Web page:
Both the plaintiff and the defendant had two attorneys each. One side would come in wearing outdated, ill-fitting suits while the other side was always dressed to the nines. I have never been one for judging people by what they wear, but I have to say my mind has been forever changed and my wardrobe is already in the process of being updated. We all had more respect and admiration for the better-dressed team. Looking, sounding, and acting like full professionals as opposed to just sort of showing up to do a job certainly afforded them the upper-hand.
The witnesses were fascinating. Some were a pleasure to listen to and learn from. Others were determined to show how great they were. One in particular, worked very hard to prove a point. His point. He made it clear that only he knew exactly what happened. He wasn’t present at the accident and he would not accept that his opinion was pure conjecture, not fact. The best part was his use of the Pythagorean Theorem to deduce a distance he felt was important (it wasn’t). The problem was, he never finished the math problem. If he had finished it, he might have noticed that his own brilliance proved him sorely wrong.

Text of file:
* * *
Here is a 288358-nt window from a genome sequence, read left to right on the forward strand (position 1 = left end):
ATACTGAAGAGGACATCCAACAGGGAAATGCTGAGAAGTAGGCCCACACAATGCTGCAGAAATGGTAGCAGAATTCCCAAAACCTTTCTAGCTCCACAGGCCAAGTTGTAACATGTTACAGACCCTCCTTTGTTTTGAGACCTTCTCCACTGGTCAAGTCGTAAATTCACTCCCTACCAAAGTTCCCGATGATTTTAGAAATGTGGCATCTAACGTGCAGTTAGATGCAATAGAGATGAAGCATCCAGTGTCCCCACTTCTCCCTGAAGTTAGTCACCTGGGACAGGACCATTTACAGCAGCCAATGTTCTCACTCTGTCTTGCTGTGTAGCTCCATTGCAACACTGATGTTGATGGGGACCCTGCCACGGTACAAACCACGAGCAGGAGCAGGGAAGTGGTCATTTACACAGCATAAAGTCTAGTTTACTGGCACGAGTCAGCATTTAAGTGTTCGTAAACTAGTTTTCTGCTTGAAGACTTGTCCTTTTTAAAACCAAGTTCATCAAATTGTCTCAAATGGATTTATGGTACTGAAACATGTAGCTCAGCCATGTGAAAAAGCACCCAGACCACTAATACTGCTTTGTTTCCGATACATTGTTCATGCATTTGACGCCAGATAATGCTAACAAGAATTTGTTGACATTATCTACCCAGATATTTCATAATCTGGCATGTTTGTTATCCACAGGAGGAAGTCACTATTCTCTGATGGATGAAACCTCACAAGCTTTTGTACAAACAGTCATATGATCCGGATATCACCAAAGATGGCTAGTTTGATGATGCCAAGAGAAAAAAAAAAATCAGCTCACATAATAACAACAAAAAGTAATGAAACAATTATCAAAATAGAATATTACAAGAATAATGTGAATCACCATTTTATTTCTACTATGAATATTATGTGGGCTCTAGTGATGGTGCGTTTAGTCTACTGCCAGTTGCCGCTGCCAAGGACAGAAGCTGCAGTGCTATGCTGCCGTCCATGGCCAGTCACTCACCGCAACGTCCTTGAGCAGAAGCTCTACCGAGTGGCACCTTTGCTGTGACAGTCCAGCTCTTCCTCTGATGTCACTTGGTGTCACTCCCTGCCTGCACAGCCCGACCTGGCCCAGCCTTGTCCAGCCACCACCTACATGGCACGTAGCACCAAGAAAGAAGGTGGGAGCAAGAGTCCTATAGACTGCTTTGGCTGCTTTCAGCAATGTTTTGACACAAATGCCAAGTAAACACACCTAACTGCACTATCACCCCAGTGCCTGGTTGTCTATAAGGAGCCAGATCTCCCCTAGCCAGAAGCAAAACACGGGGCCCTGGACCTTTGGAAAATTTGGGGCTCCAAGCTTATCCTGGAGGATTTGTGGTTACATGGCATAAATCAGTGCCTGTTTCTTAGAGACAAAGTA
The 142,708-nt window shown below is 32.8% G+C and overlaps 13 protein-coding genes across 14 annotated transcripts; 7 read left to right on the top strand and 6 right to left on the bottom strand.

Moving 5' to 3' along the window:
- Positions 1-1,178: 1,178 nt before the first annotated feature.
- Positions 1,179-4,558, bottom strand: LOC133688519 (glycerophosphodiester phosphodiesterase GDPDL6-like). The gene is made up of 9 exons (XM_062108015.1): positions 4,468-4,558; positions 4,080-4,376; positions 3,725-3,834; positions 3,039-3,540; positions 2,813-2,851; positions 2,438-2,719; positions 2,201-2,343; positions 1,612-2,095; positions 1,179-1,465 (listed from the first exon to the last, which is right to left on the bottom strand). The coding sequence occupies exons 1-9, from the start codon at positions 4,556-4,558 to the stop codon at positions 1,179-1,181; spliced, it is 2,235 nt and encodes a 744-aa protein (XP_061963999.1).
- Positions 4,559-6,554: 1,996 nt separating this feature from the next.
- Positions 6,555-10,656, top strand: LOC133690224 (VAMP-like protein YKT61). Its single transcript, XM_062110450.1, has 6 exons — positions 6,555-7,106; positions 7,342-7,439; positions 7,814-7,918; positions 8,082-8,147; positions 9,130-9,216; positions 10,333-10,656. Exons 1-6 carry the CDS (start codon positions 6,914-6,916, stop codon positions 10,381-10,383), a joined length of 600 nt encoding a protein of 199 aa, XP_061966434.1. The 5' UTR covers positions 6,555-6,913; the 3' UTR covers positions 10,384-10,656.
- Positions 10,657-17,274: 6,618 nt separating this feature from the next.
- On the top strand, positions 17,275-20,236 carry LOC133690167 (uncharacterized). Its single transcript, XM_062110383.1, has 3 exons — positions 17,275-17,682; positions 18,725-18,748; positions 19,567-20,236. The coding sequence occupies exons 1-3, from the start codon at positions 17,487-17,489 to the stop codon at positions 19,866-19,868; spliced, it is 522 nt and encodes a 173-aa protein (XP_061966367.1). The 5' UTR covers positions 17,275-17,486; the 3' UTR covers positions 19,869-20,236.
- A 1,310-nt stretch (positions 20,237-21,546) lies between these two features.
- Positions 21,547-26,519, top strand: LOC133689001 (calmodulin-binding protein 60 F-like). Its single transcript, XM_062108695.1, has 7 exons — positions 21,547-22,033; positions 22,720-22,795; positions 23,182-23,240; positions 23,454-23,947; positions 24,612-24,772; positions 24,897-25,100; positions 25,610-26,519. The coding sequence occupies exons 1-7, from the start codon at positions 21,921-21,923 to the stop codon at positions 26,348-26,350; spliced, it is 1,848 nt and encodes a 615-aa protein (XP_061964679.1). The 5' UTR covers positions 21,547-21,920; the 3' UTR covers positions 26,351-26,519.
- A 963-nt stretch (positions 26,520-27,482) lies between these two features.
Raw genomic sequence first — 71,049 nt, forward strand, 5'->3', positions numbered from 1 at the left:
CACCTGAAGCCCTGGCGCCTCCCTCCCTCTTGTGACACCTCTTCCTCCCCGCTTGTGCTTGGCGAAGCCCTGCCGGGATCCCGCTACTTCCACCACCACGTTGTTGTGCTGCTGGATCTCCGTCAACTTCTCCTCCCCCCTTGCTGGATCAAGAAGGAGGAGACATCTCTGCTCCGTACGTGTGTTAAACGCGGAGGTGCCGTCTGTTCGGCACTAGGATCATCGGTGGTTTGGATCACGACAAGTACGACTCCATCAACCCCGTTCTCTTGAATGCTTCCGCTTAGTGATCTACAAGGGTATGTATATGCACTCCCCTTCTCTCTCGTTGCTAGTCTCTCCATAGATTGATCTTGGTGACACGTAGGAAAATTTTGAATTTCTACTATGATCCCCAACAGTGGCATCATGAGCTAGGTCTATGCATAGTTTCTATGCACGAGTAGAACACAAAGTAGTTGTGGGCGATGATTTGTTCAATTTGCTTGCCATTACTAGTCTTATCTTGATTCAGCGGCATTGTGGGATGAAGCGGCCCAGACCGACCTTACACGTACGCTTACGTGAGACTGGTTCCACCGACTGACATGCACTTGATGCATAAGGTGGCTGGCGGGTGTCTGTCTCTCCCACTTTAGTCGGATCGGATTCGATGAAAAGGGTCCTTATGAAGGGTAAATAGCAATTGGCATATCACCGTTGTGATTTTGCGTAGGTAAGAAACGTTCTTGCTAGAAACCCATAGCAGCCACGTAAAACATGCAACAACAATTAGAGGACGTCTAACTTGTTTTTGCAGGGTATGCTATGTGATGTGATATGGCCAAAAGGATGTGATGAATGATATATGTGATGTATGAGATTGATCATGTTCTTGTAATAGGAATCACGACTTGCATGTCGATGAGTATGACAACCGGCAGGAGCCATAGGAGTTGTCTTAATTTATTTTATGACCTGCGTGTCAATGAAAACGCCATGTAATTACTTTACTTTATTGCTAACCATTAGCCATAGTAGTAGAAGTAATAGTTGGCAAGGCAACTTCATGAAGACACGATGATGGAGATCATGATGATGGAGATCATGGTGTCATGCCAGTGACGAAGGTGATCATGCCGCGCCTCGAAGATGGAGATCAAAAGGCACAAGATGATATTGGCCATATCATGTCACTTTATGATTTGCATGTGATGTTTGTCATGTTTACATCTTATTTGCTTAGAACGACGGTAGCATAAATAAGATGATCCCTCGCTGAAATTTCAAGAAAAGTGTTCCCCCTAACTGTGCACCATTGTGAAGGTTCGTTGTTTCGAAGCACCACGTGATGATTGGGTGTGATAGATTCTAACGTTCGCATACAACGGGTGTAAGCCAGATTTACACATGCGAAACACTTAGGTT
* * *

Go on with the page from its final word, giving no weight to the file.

I have been in the medical field all my life, so hearing the medically-oriented testimony was awesome. It refreshed me on some points and educated me on others. Best of all, two days after the trial ended, I met a neuro-chiropractor and because of things I learned during the trial, I was able to converse with her on a much better level that I could have the month prior to the trial.